Pat LaFontaine: Still Active in a Big Way

As most of you knowledgeable New York Ranger and hockey fans know, Pat LaFontaine is a former center in the NHL who played his entire career for all three New York State-based teams: the New York Islanders (1983–1991), Buffalo Sabres (1991–1997), and New York Rangers (1997–98). In 1998, after 15 years in the NHL, LaFontaine unfortunately had to retire prematurely as a result of a series of head traumas and concussions suffered through his career.

I was lucky enough to speak with Pat LaFontaine on the phone yesterday evening regarding a new program he is involved with – the ING (a financial services leader) Run for Something Better Program. The program is designed to encourage children to be physically fit.

As part of the program, he and Olympic speed skater Dan Jansen will be hanging up their skates and putting on their running shoes to participate in the 2009 New York City Marathon on Sunday November 1.

“ING realized a long time ago (7 years to be exact) that there is an obesity problem in our country as kids are not getting the physical activity that they should,” said LaFontaine. “It has affected over 50,000 kids in the United States and it is time for kids to learn about the importance of physical fitness.”

As part of the program, LaFontaine will be wearing a pair of ING’s signature orange shoe laces. You could compare the orange shoe laces to Lance Armstrong’s yellow LIVESTRONG bracelet (which promotes the battle against Cancer) as the orange shoe laces symbolize the need for awareness regarding physical fitness and a healthier lifestyle.

If one makes a $10 or more charitable donation to the ING Run for Something Better Program, he or she will receive a pair of the orange laces to help promote a healthier lifestyle whether it’s in the home with your children, at work, at school, etc.

“The more families and kids that log on and donate, the more the message is able to get out,” said LaFontaine said. “It is becoming increasingly important to get kids to get out there and exercise and live a healthy lifestyle.”

LaFontaine explained to me how easy it is for kids to not want to be active, especially with television, video games, the computer and fast food restaurants prevalent all throughout the country. According to LaFontaine, this just proves that things are not getting easier and that the probability of a kid becoming obese is high.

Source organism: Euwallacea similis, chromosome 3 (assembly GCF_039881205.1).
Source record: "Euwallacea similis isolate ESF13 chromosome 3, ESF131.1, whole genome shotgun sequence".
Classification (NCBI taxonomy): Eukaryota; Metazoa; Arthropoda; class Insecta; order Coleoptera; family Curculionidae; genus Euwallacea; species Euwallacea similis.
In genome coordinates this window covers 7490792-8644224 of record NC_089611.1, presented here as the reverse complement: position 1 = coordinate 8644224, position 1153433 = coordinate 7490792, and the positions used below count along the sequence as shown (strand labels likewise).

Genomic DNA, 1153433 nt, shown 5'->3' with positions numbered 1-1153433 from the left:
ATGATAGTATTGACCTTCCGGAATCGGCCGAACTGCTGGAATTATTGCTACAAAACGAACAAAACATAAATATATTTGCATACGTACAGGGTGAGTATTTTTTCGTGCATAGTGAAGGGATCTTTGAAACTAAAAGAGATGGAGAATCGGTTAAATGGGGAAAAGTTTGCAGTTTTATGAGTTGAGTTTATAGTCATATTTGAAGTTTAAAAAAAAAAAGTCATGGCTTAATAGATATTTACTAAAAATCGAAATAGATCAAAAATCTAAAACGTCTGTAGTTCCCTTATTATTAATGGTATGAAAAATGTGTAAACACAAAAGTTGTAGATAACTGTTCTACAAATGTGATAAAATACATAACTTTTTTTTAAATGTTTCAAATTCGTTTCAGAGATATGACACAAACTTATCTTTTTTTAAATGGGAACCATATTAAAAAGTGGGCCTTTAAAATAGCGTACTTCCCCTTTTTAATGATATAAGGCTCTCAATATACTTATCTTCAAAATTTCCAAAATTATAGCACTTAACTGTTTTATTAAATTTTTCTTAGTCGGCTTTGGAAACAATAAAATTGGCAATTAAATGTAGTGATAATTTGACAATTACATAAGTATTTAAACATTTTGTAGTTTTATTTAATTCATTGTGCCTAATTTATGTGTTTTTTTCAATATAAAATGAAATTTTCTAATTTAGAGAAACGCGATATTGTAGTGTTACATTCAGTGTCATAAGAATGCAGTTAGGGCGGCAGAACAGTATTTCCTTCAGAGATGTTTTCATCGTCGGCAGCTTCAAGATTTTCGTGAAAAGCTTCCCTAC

“If a kid was obese, he or she could end up having major problems later on in their life,” said LaFontaine. “Who wants that? Instead, it is better for a kid to find some kind of balance, be better educated about the effects of obesity and to get involved in physical activities.”

When LaFontaine was younger, aside from playing hockey, he was extremely active, physically. He took up baseball, basketball, water skiing, golf and was active all the time. This is one of the main reasons why he wanted to be a part of ING’s Run for Something Better program.

“I’ve always wanted to run in the NYC Marathon and help promote an active lifestyle for kids,” said LaFontaine. “ING’s Run for Something Better program is giving me the opportunity to do just that.”

Since retiring from professional hockey in 1998, LaFontaine has remained active both physically and charitably. Six years ago, he started training for and taking part in triathlons and used the charitable aspect of it to help The Companions in Courage Foundation, an organization he founded to build interactive game rooms in children’s hospitals throughout North America.

“I always knew how to bike but wanted to learn and run so I could compete in triathlons,” said LaFontaine. “It has become a great lifestyle for me and it’s wonderful to raise a lot of money for something you strongly believe in.”

Before ending our conversation, LaFontaine offered up some excellent advice for parents who are looking to help their kids become more physically active and live a healthier lifestyle.

“Adults and parents need to lead by example,” said LaFontaine. “Help your kids join different programs that promote physical fitness and encourage them to learn what happens to the body when it is not active. It is important to make a difference now to help kids avoid problems later on in life.”